and downhill use. However if you have a light set of downhill boots with a good
walk mode then they will substitute well until boot replacement is needed.
What about technique and training?
If you are already an accomplished Nordic ski tourer and
downhill skier you will find will find it relatively quick and easy to add
alpine ski touring to your repertoire of skills. The main skill an Australian
skier will need to practice is the kick turns. In Australia you can mostly avoid
the need for kick turns in resort skiing and Nordic touring. Even if you have a
reasonable competence on the groomed resort slopes, it is a different matter on very steep slopes with deep snow. The steep slopes which make alpine touring
so enjoyable and worthwhile cannot be climbed with the gradual track
common for most Australian Nordic touring trails. Climbing the steeper slopes
which you will wish to ski down on your alpine skis will often require a severe zig-zag track with a sharp kick turn at every change of direction. Even if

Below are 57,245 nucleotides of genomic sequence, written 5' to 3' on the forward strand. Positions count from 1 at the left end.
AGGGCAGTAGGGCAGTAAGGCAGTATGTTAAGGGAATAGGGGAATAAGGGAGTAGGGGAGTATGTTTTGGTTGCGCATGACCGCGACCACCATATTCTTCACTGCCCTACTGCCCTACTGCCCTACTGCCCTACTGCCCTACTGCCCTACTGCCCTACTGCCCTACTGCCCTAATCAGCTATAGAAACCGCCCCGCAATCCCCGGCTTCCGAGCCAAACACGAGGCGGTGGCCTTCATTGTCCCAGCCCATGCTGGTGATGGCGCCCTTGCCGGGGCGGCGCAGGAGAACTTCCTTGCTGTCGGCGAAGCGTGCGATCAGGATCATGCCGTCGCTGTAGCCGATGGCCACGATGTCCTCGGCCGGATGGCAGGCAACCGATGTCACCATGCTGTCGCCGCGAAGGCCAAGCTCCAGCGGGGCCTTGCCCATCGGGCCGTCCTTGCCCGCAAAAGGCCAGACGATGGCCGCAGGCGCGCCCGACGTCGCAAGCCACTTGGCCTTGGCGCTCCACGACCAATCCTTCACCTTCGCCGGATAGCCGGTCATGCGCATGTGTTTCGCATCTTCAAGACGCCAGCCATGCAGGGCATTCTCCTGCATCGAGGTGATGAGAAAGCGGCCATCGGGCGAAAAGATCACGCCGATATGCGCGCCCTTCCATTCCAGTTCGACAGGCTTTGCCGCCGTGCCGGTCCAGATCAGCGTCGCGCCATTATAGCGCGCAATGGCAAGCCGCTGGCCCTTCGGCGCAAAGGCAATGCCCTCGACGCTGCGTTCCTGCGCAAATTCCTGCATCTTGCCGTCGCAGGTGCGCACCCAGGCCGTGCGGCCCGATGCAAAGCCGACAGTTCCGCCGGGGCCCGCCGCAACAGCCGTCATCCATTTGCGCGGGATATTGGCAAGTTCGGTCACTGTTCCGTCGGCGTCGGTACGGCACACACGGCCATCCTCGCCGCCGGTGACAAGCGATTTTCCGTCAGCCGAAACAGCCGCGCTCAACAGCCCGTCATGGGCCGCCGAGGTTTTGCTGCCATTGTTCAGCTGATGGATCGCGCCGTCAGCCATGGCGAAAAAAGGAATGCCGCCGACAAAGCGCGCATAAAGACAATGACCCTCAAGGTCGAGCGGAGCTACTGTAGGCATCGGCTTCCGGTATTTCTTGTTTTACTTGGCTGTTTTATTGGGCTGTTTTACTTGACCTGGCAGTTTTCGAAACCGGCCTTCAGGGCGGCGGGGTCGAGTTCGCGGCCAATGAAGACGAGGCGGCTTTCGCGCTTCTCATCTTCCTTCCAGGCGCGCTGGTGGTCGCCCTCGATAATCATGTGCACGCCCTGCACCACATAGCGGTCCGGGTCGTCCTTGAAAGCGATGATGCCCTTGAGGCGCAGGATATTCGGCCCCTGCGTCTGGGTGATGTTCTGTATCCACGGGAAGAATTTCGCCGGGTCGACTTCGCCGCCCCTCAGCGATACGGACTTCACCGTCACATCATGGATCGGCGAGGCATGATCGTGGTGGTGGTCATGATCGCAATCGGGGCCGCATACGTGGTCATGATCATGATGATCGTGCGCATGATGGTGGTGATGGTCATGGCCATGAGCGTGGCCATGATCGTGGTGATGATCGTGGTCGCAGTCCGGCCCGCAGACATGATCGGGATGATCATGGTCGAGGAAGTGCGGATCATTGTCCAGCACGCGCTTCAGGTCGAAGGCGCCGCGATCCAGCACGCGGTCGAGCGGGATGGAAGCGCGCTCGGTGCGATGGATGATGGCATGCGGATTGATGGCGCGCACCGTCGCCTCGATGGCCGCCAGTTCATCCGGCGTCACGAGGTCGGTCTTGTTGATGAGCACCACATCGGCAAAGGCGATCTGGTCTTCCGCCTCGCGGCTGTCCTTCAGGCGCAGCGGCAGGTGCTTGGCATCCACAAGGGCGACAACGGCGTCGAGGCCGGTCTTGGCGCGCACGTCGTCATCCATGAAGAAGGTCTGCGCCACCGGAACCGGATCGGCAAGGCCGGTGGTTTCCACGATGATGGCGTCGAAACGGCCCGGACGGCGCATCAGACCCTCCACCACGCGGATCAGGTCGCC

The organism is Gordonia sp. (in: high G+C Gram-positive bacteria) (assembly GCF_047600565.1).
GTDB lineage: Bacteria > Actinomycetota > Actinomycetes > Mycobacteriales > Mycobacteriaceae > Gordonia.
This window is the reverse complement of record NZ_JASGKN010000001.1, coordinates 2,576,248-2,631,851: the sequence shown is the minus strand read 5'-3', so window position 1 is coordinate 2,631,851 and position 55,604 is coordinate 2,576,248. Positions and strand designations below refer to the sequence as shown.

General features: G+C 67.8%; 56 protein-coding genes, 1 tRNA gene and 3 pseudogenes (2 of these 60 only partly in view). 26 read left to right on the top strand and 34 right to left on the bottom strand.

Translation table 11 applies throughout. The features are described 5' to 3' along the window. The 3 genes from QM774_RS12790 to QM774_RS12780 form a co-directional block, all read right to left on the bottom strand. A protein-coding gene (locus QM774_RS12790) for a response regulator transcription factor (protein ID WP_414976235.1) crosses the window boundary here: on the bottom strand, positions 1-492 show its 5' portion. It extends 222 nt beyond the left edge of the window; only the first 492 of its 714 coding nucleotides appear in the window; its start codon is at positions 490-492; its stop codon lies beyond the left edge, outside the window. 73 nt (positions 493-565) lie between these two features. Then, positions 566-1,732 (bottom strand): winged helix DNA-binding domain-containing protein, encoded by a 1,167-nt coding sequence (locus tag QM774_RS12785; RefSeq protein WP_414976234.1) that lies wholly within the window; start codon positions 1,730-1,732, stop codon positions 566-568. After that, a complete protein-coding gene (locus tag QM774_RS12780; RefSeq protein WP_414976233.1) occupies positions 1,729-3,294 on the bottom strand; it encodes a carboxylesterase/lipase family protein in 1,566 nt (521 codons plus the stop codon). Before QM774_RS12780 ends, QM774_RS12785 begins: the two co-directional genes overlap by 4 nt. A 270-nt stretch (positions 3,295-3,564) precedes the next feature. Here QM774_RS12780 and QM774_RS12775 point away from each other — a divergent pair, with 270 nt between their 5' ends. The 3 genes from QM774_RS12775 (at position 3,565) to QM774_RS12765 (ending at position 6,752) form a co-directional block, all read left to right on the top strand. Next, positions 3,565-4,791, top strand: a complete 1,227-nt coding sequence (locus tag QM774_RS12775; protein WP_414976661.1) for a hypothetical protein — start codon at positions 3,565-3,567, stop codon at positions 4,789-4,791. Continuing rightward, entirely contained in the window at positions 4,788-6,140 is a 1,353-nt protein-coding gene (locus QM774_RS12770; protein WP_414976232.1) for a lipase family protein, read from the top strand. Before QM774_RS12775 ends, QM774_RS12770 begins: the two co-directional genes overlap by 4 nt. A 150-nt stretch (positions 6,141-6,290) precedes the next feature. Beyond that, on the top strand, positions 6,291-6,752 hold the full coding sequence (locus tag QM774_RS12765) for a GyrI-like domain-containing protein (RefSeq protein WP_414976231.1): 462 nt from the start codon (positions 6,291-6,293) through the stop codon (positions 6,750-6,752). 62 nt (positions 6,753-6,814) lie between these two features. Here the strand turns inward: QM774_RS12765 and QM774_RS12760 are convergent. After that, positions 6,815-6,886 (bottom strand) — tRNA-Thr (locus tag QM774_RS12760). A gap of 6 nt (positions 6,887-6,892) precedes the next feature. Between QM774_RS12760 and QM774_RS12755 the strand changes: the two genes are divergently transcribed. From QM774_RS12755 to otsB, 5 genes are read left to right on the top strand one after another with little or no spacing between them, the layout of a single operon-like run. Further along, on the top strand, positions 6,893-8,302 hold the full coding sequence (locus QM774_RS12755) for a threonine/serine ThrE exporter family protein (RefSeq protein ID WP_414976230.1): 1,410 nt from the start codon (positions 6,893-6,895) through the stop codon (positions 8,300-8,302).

you can avoid kick turns most of the time in the Australian alps it is worth
developing the skill so you are prepared for the steeper slopes in Europe and
other places where summits are typically twice the altitude of Australian
Find a steep un-groomed slope at a resort convenient to you and
practice climbing with skins attached, using frequent kick turns. The aim is to
develop a fast smooth flick and turn action for the steep, deep unstable snow
you will encounter in the back country.
For traversing slopes in deep soft snow with skins you need to
change your posture. You maintain your grip not with your edges as on groomed
slopes but with the surface area of the skins. The posture is not knees into the
slope to get the best edge. This will put too much pressure on the soft snow and
push it down the slope beneath you. The technique is to keep the maximum
area of skins on the snow . Knees into the slope minimises the area of skins on
the snow. If you find yourself slipping sideways down the slope as you traverse
the slope move knees out to increase the area of skin in contact with the snow.
It is better to practice this technique before venturing outside the resort boundary.
Before venturing outside the resort boundary on an alpine ski